Type
Description

The SI unit of electric capacitance. Very early in the study of electricity scientists discovered that a pair of conductors separated by an insulator can store a much larger charge than an isolated conductor can store. The better the insulator, the larger the charge that the conductors can hold. This property of a circuit is called capacitance, and it is measured in farads. One farad is defined as the ability to store one coulomb of charge per volt of potential difference between the two conductors. This is a natural definition, but the unit it defines is very large. In practical circuits, capacitance is often measured in microfarads, nanofarads, or sometimes even in picofarads (10-12 farad, or trillionths of a farad). The unit is named for the British physicist Michael Faraday (1791-1867), who was known for his work in electricity and electrochemistry.

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0112/2///62720#UAA144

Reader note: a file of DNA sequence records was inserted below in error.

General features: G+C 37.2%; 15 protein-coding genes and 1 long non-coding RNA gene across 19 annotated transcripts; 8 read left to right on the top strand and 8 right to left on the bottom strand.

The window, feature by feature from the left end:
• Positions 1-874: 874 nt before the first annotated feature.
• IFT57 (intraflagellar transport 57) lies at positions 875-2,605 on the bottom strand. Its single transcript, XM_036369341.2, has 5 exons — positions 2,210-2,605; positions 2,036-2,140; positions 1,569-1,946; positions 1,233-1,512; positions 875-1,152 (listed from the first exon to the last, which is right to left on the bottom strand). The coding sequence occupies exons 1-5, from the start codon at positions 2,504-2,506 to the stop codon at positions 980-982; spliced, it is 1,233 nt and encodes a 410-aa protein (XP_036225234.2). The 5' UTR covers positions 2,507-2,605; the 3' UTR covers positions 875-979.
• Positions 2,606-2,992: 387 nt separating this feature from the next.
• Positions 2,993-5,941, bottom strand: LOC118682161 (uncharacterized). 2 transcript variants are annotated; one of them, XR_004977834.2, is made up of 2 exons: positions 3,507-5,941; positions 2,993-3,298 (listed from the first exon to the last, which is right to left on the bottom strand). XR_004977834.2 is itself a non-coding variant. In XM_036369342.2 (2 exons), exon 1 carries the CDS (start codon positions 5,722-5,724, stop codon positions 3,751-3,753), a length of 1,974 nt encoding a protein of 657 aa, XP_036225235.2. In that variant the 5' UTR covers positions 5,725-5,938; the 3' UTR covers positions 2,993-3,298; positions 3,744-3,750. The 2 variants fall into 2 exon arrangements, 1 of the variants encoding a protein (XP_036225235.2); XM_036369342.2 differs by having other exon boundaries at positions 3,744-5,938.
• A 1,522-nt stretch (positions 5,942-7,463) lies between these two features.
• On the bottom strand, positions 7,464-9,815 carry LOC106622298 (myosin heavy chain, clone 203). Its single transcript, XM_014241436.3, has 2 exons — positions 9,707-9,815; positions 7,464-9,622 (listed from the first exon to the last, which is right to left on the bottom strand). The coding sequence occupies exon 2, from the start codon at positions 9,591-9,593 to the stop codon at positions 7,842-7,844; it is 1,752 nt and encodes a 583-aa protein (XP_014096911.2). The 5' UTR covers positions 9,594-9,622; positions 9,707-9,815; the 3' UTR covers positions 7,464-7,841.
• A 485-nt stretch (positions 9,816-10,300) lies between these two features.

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The SI unit of electric capacitance. Very early in the study of electricity scientists discovered that a pair of conductors separated by an insulator can store a much larger charge than an isolated conductor can store. The better the insulator, the larger the charge that the conductors can hold. This property of a circuit is called capacitance, and it is measured in farads. One farad is defined as the ability to store one coulomb of charge per volt of potential difference between the two conductors. This is a natural definition, but the unit it defines is very large. In practical circuits, capacitance is often measured in microfarads, nanofarads, or sometimes even in picofarads (10-12 farad, or trillionths of a farad). The unit is named for the British physicist Michael Faraday (1791-1867), who was known for his work in electricity and electrochemistry.